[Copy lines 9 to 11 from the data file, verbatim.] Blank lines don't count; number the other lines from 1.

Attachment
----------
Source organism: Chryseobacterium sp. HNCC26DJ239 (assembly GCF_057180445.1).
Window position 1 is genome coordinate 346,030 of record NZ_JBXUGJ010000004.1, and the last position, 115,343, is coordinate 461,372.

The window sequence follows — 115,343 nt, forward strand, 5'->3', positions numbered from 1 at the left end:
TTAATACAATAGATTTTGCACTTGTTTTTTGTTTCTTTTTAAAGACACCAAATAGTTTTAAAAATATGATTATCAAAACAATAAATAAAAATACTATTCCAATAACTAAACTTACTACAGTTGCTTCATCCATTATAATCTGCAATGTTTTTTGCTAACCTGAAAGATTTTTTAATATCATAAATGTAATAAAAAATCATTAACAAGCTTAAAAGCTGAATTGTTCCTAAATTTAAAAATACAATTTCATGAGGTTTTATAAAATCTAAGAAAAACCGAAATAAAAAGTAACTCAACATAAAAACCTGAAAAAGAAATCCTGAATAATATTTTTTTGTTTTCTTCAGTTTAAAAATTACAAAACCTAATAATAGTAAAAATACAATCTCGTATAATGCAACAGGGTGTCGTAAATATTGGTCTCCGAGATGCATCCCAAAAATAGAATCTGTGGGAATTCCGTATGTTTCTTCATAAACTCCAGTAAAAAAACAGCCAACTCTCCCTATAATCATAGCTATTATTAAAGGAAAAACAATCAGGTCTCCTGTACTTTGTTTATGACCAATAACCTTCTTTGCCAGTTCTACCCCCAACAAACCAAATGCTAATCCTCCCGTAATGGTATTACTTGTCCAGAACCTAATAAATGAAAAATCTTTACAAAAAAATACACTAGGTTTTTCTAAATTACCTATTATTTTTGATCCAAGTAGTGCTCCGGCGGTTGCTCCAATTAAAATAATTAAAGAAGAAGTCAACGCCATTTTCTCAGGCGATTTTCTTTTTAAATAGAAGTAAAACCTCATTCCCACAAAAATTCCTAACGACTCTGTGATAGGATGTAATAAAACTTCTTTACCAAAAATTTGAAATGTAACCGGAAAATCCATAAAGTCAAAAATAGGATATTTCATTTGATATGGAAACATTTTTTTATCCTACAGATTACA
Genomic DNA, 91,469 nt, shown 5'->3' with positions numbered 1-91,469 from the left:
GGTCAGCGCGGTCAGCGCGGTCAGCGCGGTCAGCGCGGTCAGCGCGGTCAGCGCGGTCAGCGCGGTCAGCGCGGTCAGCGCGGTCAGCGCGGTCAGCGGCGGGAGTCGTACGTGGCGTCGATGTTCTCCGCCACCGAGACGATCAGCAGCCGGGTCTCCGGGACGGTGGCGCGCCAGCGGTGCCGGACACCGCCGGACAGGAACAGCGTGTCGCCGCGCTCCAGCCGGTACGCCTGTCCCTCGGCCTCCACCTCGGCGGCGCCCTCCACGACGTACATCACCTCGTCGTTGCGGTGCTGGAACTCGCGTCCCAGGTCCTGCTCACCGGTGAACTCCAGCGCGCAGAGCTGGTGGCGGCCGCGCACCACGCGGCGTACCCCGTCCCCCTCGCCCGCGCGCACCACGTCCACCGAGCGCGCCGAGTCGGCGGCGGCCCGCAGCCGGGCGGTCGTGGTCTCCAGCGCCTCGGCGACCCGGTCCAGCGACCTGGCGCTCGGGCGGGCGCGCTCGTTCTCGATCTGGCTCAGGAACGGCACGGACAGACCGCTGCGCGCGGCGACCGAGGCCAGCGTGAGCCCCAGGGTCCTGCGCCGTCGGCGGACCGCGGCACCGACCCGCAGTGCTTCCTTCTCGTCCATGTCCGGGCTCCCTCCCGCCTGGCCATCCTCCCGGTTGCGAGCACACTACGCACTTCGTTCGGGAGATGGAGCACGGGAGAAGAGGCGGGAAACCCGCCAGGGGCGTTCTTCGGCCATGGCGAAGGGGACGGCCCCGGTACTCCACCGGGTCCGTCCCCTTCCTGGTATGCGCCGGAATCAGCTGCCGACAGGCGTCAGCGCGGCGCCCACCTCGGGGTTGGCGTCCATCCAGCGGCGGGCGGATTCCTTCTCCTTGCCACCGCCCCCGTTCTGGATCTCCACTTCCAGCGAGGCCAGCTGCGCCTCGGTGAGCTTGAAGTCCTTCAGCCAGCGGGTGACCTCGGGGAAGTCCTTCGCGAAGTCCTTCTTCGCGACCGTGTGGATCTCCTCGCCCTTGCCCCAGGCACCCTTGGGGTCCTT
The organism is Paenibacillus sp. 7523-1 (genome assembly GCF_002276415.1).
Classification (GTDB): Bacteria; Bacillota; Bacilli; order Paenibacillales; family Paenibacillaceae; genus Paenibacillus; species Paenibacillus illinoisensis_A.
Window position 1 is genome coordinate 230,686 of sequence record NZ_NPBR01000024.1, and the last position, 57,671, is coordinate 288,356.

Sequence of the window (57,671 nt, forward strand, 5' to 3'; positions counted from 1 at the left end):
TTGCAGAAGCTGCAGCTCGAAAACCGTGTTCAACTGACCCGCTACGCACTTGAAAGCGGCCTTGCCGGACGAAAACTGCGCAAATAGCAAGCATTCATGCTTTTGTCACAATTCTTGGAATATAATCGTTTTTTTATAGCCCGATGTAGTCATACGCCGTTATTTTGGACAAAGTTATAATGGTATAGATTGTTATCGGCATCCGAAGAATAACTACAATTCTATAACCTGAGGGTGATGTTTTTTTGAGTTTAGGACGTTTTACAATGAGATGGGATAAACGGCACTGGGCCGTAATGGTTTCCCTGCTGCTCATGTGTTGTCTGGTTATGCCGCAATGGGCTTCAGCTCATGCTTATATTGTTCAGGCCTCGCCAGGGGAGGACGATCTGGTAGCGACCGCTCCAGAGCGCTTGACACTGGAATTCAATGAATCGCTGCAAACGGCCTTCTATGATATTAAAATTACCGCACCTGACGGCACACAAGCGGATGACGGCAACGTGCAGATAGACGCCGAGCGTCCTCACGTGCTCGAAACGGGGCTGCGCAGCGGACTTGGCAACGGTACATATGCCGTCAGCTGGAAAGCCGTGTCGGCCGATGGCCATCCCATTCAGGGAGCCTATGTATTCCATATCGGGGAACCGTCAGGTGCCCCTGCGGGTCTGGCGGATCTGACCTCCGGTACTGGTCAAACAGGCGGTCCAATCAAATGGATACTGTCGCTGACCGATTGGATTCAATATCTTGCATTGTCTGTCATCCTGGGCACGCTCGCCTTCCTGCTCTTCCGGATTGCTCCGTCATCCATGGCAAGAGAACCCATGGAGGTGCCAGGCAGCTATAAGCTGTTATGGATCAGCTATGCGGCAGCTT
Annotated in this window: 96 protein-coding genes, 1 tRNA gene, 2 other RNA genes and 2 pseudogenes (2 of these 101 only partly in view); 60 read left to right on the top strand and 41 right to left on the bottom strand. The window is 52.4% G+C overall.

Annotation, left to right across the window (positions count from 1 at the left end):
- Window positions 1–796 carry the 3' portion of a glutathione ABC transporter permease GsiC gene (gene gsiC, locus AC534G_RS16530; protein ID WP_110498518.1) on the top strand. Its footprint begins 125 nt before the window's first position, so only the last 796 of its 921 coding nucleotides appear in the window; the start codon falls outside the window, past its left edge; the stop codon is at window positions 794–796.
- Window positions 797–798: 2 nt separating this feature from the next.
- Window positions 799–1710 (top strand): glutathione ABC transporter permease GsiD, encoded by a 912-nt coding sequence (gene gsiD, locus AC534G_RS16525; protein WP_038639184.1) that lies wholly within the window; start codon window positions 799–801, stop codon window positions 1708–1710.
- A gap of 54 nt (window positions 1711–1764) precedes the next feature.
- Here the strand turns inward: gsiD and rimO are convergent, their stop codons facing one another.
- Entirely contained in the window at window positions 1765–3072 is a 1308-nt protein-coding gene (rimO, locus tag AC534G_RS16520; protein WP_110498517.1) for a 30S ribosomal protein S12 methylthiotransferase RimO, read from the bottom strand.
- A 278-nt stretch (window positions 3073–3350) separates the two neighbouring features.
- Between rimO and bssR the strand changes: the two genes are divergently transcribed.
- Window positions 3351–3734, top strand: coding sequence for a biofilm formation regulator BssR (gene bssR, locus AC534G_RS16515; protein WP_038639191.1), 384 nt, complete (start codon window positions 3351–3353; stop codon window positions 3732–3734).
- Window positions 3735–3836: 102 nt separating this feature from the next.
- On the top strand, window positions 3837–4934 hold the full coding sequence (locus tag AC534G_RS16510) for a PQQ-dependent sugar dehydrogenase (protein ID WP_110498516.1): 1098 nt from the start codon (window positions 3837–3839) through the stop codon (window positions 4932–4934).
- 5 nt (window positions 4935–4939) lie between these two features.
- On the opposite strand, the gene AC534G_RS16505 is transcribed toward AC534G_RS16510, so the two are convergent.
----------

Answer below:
Window position 1 is genome coordinate 230,686 of sequence record NZ_NPBR01000024.1, and the last position, 57,671, is coordinate 288,356.

Sequence of the window (57,671 nt, forward strand, 5' to 3'; positions counted from 1 at the left end):
TTGCAGAAGCTGCAGCTCGAAAACCGTGTTCAACTGACCCGCTACGCACTTGAAAGCGGCCTTGCCGGACGAAAACTGCGCAAATAGCAAGCATTCATGCTTTTGTCACAATTCTTGGAATATAATCGTTTTTTTATAGCCCGATGTAGTCATACGCCGTTATTTTGGACAAAGTTATAATGGTATAGATTGTTATCGGCATCCGAAGAATAACTACAATTCTATAACCTGAGGGTGATGTTTTTTTGAGTTTAGGACGTTTTACAATGAGATGGGATAAACGGCACTGGGCCGTAATGGTTTCCCTGCTGCTCATGTGTTGTCTGGTTATGCCGCAATGGGCTTCAGCTCATGCTTATATTGTTCAGGCCTCGCCAGGGGAGGACGATCTGGTAGCGACCGCTCCAGAGCGCTTGACACTGGAATTCAATGAATCGCTGCAAACGGCCTTCTATGATATTAAAATTACCGCACCTGACGGCACACAAGCGGATGACGGCAACGTGCAGATAGACGCCGAGCGTCCTCACGTGCTCGAAACGGGGCTGCGCAGCGGACTTGGCAACGGTACATATGCCGTCAGCTGGAAAGCCGTGTCGGCCGATGGCCATCCCATTCAGGGAGCCTATGTATTCCATATCGGGGAACCGTCAGGTGCCCCTGCGGGTCTGGCGGATCTGACCTCCGGTACTGGTCAAACAGGCGGTCCAATCAAATGGATACTGTCGCTGACCGATTGGATTCAATATCTTGCATTGTCTGTCATCCTGGGCACGCTCGCCTTCCTGCTCTTCCGGATTGCTCCGTCATCCATGGCAAGAGAACCCATGGAGGTGCCAGGCAGCTATAAGCTGTTATGGATCAGCTATGCGGCAGCTT